With Murder, She Wrote debuting on Sunday, September 30, 1984, the producers were able to parlay their "mystery writer/amateur detective" premise into a 12-year hit for CBS. It made Lansbury, known for her motion picture and Broadway stage work, a household name for millions of television viewers; the title comes from Murder, She Said, the title of a 1961 film adaptation of Agatha Christie's Miss Marple novel 4:50 from Paddington. The show revolves around the day-to-day life of Jessica Fletcher, a childless, retired English teacher who becomes a successful mystery writer. Despite fame and fortune, Jessica remains a resident of Cabot Cove, a small coastal community in Maine, maintains her links with all of her old friends, never letting her success go to her head. Exterior shots of Cabot Cove were filmed in California; the fictional "Cabot Cove" name for the series' coastal town was derived from the name of an actual bay harbor inlet in Kennebunkport, located near the town's center, on the road where motels and lobster shack dives are located.
The show starts with a preview of the episode's events, with Jessica stating: "Tonight on Murder, She Wrote..." Jessica invariably proves more perceptive than the official investigators of a case, who are always willing to arrest the most suspect. By piecing the clues together and asking astute questions, she always manages to trap the real murderer. Murder occurred with such regularity in her vicinity that the term "Cabot Cove syndrome" was coined to describe the constant appearance of dead bodies in remote locations. Indeed, if Cabot Cove existed in real life, it would top the FBI's national crime statistics in numerous categories, with some analysis suggesting that the homicide rate in Cabot Cove exceeds that of the real-life murder capital of the world. Jessica's relationship with law enforcement officials varies from place to place. Both sheriffs of Cabot Cove resign themselves to having her meddle in their cases. However, most detectives and police officers do not want her anywhere near their crime scenes, until her accurate deductions convince them to listen to her.
Some are happy to have her assistance from the start because they are fans of her books. With time, she makes friends in many police departments across the U. S. as well as with a British police officer attached to Scotland Yard. At the start of season eight, more of the stories were set in New York City with Jessica moving into an apartment there part-time in order to teach criminology. In August 1988, Lansbury expressed weariness of her commitment to the series as she was not sure, at 63, that she could continue at the pace now required of her. Thus, She Wrote went into its fifth season that fall with the distinct possibility that it would cease production at the end of it and the series finale would air in May 1989. A solution was worked on, which enabled Lansbury to continue but give her time to rest; this enabled some secondary characters to get significant stories. For the next two seasons, Lansbury reduced her appearances in several episodes, only appearing at the beginning and the end, to introduce stories starring several friends of Jessica, like PI Harry McGraw, reformed thief Dennis Stanton or MI5 agent Michael Hagarty.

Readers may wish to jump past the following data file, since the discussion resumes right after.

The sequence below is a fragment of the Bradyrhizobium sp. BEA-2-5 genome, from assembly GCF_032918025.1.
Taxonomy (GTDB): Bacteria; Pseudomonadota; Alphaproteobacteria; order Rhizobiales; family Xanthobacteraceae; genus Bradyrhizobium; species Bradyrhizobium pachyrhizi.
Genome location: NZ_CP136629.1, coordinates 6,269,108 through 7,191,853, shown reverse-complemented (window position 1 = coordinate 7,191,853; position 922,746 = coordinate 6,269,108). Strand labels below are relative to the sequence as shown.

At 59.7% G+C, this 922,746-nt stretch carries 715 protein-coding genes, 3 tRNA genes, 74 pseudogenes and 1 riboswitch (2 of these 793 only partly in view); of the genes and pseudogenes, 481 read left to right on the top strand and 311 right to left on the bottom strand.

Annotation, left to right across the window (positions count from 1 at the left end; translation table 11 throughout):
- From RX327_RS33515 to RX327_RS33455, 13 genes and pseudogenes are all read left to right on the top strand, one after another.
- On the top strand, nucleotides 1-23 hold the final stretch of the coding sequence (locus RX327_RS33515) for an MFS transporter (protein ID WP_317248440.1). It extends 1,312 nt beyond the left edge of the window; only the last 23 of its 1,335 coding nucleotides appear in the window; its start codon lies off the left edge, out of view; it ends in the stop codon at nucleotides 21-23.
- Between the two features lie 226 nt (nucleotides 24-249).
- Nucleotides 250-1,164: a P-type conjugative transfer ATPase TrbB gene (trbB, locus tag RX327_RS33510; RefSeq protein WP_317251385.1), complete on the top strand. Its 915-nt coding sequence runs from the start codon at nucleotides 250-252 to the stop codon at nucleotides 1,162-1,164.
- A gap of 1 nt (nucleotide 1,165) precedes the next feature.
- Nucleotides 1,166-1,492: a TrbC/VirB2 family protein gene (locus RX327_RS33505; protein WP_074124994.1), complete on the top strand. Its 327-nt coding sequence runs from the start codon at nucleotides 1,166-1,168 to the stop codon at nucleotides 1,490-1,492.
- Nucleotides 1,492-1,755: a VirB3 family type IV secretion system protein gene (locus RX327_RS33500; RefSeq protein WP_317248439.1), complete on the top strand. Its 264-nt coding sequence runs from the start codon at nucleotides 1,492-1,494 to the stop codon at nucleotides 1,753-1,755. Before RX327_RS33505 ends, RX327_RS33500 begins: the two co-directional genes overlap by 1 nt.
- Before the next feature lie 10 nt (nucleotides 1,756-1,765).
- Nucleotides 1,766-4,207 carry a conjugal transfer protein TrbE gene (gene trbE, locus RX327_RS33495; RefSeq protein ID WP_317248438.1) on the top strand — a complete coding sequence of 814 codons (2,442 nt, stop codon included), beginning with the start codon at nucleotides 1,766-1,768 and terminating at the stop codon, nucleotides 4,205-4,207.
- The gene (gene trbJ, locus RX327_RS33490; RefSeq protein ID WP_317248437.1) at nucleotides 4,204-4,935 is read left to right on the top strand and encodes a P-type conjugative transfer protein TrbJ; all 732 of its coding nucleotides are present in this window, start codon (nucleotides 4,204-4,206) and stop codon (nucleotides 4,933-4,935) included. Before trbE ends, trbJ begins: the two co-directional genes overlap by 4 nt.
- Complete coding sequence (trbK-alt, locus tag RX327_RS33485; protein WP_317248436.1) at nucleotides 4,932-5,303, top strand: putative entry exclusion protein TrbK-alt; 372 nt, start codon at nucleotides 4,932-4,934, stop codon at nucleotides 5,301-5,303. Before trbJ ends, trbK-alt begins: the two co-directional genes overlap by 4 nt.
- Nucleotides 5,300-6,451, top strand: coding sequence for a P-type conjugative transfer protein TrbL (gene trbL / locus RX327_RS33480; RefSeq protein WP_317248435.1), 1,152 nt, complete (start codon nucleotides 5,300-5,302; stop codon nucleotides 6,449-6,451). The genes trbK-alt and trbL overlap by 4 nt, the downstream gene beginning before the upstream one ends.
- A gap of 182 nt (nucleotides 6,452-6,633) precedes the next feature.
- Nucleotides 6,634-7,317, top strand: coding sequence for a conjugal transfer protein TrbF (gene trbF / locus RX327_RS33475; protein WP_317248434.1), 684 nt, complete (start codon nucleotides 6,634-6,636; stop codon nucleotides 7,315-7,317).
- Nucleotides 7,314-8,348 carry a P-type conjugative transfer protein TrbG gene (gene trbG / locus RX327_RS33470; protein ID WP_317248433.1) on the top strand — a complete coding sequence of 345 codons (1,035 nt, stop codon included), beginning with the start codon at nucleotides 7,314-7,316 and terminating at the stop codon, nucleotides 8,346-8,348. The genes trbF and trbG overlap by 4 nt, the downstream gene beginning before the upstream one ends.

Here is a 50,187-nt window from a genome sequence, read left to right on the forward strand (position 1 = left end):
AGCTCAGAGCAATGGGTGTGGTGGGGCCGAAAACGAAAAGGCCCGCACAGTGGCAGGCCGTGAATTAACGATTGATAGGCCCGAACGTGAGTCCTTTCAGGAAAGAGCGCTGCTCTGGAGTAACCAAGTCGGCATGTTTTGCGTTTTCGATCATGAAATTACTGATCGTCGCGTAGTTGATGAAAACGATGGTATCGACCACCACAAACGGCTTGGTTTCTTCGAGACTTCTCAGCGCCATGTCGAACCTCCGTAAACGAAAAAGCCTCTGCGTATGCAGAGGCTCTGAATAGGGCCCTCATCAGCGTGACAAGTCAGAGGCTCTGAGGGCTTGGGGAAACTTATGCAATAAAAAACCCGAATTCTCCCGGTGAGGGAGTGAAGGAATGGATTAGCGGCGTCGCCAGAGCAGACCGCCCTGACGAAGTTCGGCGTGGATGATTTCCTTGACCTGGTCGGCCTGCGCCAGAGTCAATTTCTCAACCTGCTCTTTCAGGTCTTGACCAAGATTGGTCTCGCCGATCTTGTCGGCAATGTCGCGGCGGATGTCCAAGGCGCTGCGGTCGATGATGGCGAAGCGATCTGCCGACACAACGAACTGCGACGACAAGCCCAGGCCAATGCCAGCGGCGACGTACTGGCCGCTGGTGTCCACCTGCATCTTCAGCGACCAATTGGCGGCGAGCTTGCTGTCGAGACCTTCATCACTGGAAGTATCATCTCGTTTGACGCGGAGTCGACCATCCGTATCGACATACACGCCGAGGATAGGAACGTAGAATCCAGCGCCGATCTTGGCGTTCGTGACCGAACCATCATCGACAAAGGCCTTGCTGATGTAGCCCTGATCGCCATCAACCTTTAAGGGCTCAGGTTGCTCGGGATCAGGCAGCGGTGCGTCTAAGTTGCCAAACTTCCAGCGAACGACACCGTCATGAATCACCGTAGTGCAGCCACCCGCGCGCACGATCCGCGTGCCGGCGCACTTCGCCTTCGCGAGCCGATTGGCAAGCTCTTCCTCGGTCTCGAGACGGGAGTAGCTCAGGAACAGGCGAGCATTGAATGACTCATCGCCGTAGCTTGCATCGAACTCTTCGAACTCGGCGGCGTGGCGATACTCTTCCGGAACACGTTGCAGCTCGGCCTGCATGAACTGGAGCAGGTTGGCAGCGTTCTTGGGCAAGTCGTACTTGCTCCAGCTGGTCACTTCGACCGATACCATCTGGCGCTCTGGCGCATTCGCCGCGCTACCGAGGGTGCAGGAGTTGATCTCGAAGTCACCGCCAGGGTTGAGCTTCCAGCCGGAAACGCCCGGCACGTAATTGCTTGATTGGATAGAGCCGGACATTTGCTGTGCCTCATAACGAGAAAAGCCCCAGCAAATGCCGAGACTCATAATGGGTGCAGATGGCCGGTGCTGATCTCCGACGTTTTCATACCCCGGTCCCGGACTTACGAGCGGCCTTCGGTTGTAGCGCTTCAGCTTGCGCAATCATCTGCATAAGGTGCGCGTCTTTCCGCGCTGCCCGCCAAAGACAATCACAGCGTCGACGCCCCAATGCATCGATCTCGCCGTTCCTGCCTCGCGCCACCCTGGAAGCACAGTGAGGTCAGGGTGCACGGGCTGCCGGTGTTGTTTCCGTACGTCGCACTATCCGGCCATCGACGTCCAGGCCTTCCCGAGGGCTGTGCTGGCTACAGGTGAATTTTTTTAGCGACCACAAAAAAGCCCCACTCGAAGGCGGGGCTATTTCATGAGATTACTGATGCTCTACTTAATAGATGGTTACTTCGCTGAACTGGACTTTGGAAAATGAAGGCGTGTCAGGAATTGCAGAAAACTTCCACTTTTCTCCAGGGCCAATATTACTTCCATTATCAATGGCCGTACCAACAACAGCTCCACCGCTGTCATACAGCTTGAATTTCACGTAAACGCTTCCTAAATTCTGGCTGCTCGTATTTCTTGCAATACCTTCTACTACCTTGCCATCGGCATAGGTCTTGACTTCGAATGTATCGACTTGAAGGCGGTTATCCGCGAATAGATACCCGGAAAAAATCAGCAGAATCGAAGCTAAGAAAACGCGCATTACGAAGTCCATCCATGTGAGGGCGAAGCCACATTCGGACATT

The "experiment" ended in 1991. The next year, Lansbury took on a more extensive role in production as she became one of the series' executive producers. By the end of the 1994–95 season, She Wrote's 11th season, Lansbury again was considering retirement due to her advancing age.
Clinton Eastwood Jr. is an American actor, filmmaker and politician. After achieving success in the Western TV series Rawhide, he rose to international fame with his role as the Man with No Name in Italian filmmaker Sergio Leone's Dollars Trilogy of spaghetti Westerns during the 1960s, as antihero cop Harry Callahan in the five Dirty Harry films throughout the 1970s and 1980s; these roles, among others, have made Eastwood an enduring cultural icon of masculinity. For his work in the Western film Unforgiven and the sports drama Million Dollar Baby, Eastwood won Academy Awards for Best Director and Best Picture, as well as receiving nominations for Best Actor. Eastwood's greatest commercial successes have been the adventure comedy Every Which Way But Loose and its sequel, the action comedy Any Which Way You Can, after adjustment for inflation. Other popular films include the Western Hang'Em High, the psychological thriller Play Misty for Me, the crime film Thunderbolt and Lightfoot, the Western The Outlaw Josey Wales, the prison film Escape from Alcatraz, the action film Firefox, the suspense thriller Tightrope, the Western Pale Rider, the war films Where Eagles Dare, Kelly's Heroes, Heartbreak Ridge, the action thriller In the Line of Fire, the romantic drama The Bridges of Madison County, the drama Gran Torino.